Stu is losing you, dear reader, if he has not lost you already. He suspects you never clicked on this blog post in the first place. Why would you? Google probably misdirected you to the homepage of this website. But why? What is Google’s master plan? To distract you, perhaps. But what from? And why would it want to do that? Are we not, collectively, the proverbial frog in the pot of water brought slowly to boil? Consider the evidence. Frogs do not succumb to collective denial, delusions of grandeur, or even cat videos.
Why are Stu’s neck hairs so difficult to shave off? What is the trick? There are two kinds of men in this world: those with smooth necks and those with prickly necks. Those with smooth necks probably attended Ivy League schools. They are the ones to watch out for. You cannot trust a man with a smooth neck. They have not suffered. Every time Stu shaves he spends hours in front of the mirror yanking out neck hairs with a pair of tweezers. WHAT AN INCREDIBLE WASTE OF TIME.
Never mind that nobody cares. “If they care,” Stu asks his mirror, “why do they keep quiet?”
And why is it always a “pair” of tweezers? Or, for that matter, a “pair” of pants? A “pair” of socks or shoes or eyes or boobs or mittens makes perfect sense. BUT WHO LOSES A PANT LEG? If you snap a “pair” of tweezers apart, you are not left with two tweezes.
Once, way back in high school, Stu shared a bus seat with a big bully. The bully posed a question: “Why not shave those hairs above the bridge of your nose?” Indeed, until sophomore year, Stu was a victim of a raging unibrow. At least the bully cared. Bullies get a bad rap. Unlike the rest of us, bullies have the courage to express their opinions. Bullies tend to have one major problem, though. They often go too far. But quite a few of us tend to adore certain kinds of bullies. Many of them end up hosting highly rated talk shows on AM radio or cable TV.
Stu wishes he knew the right way to dress and behave in public. Should he push his freaky creepiness to the limit, or should he try to “tone it down” and “blend in”? But who will notice him if he does not have a unibrow?
Stu had one beer tonight. One was enough. He had it, that beer, a Miller High Life, at ImprovOlympic. Curiously, you cannot legally call it that anymore. Rather, it can no longer call itself ImprovOlympic. This is completely stupid — unless the “legal” Olympics adds competitive, comedic, long-form improvisation to its lineup. Legally, to the world, ImprovOlympic now goes by the name, “iO.” Anyway, that was shortly after midnight (the beer, not the name-change).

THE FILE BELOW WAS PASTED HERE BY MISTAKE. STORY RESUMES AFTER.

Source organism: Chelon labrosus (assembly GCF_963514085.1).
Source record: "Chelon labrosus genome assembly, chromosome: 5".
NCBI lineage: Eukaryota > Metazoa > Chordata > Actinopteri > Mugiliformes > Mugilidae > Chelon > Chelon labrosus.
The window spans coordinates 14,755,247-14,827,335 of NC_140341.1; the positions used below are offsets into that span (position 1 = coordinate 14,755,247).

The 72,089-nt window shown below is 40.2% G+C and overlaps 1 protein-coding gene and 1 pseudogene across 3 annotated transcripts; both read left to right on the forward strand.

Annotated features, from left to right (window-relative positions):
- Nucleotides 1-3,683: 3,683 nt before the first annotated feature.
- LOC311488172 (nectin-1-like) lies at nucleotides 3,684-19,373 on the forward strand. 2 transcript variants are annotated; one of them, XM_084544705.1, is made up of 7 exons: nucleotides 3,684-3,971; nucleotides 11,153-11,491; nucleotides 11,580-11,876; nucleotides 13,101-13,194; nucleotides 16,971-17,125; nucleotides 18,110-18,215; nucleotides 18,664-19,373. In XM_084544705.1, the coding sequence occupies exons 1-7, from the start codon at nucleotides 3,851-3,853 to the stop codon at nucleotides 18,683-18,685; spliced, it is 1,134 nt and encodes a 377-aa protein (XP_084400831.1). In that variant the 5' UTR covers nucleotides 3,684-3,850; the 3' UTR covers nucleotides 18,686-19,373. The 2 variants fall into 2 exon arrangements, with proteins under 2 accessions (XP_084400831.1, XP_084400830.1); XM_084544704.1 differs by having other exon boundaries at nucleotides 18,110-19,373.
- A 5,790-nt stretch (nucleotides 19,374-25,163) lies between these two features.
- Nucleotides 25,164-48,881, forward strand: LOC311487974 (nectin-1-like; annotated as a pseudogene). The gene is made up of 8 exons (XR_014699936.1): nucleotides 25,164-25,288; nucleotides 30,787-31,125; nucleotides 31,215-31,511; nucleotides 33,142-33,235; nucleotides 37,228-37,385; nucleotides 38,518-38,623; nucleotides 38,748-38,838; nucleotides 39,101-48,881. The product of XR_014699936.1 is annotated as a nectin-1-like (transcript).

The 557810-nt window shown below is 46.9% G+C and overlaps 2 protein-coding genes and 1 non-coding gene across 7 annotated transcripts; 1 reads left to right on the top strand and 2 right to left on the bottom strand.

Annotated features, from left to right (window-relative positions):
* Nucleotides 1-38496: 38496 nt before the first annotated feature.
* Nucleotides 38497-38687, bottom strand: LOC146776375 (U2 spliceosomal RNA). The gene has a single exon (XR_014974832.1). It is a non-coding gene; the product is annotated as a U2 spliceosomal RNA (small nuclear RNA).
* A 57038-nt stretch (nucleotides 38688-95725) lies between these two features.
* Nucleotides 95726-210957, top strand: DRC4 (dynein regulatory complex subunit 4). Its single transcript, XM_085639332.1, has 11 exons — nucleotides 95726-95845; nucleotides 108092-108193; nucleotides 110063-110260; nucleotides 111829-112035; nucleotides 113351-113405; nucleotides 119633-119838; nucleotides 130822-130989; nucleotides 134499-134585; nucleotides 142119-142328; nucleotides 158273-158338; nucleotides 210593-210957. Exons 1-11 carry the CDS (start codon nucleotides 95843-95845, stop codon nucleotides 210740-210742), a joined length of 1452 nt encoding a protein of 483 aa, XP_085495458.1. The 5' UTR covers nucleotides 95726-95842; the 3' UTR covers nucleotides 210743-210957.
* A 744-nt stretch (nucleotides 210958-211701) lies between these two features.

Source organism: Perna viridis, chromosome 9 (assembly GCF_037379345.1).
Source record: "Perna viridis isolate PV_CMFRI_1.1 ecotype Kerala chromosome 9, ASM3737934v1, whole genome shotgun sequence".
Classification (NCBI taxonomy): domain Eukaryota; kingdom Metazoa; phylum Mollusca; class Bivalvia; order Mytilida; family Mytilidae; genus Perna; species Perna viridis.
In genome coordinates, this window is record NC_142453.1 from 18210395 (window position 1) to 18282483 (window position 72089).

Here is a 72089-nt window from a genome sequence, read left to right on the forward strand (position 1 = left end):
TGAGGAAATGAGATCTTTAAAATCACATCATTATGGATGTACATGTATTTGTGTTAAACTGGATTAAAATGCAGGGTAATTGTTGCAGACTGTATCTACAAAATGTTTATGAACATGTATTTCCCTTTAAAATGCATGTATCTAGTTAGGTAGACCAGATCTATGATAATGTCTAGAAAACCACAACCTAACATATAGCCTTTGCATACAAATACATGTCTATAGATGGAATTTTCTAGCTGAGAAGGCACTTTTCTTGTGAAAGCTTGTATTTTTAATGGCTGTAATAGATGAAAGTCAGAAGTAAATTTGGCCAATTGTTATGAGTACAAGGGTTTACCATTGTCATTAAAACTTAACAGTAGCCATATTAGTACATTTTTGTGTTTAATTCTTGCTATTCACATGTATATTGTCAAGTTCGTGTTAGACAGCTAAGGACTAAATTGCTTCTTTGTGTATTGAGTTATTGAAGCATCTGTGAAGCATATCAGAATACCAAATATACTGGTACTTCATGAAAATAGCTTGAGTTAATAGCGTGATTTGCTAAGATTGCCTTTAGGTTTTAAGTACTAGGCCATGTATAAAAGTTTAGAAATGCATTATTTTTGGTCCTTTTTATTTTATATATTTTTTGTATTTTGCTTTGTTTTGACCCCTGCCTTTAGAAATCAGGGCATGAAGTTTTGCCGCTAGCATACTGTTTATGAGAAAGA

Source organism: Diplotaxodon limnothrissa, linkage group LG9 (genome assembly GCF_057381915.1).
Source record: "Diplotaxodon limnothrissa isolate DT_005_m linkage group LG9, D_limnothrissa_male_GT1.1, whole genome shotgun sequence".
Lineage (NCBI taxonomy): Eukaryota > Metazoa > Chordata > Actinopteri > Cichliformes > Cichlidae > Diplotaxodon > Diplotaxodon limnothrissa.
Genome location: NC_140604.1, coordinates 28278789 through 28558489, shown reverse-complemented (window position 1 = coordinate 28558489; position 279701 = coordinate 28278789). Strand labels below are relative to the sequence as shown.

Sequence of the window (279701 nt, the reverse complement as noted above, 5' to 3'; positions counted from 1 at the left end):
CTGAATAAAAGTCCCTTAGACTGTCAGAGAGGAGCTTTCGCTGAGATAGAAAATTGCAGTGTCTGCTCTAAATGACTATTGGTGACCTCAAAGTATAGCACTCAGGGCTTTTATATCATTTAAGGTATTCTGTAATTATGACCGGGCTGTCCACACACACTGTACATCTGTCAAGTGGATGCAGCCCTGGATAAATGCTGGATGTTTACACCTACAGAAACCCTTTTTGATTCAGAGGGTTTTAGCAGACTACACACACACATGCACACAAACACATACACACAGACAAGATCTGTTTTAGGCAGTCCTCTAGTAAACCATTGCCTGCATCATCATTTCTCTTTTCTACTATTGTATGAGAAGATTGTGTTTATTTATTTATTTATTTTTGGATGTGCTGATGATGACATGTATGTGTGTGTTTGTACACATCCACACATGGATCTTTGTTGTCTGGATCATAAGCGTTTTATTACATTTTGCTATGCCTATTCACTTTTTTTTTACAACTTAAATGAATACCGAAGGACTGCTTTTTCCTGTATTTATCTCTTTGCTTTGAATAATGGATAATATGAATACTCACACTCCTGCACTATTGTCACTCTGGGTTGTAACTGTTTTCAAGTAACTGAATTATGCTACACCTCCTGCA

Stu cannot focus. This is true of the moment, but it is also the story of his life. Pop’s newspaper will not be out there for another hour or two, but Stu’s eyelids feel heavy. He could lie down for a little while. His futon is right behind him, already unfolded. Maybe he will set an alarm.
Dear curiously curious reader, Stu begs your forgiveness. This was not a particularly illuminating, amusing, sickening, horrifying, weird, and/or truly pathetic read, was it? But having read it makes you all the more special, since few eyes will ever grace the bottom of this post. On your deathbed, you can say to your friends, family, lovers, caregivers, nurses, physical therapists, urologists, attorneys, accountants, financial advisors, plumbers, dominatrixes (past and present), pet goldfish (past and present), Siri, and/or Alexa, “I have read all the way to the bottom of the insipid blog post FireVaney published on August 29, 2021; and I would wager my entire estate that you have not.” Please feel free to revel in their entirely predictable response: “Who?” You are encouraged to point at them and titter. Scratch that. You are hereby strongly encouraged to point and titter shortly before (ideally, seconds before) you kick the bucket. Caveat: Point and titter at anything other than a TV screen (or its equivalent). If a statistically significant number of expiring mortal souls did this, consider the spiritual and cultural impact on all of humanity.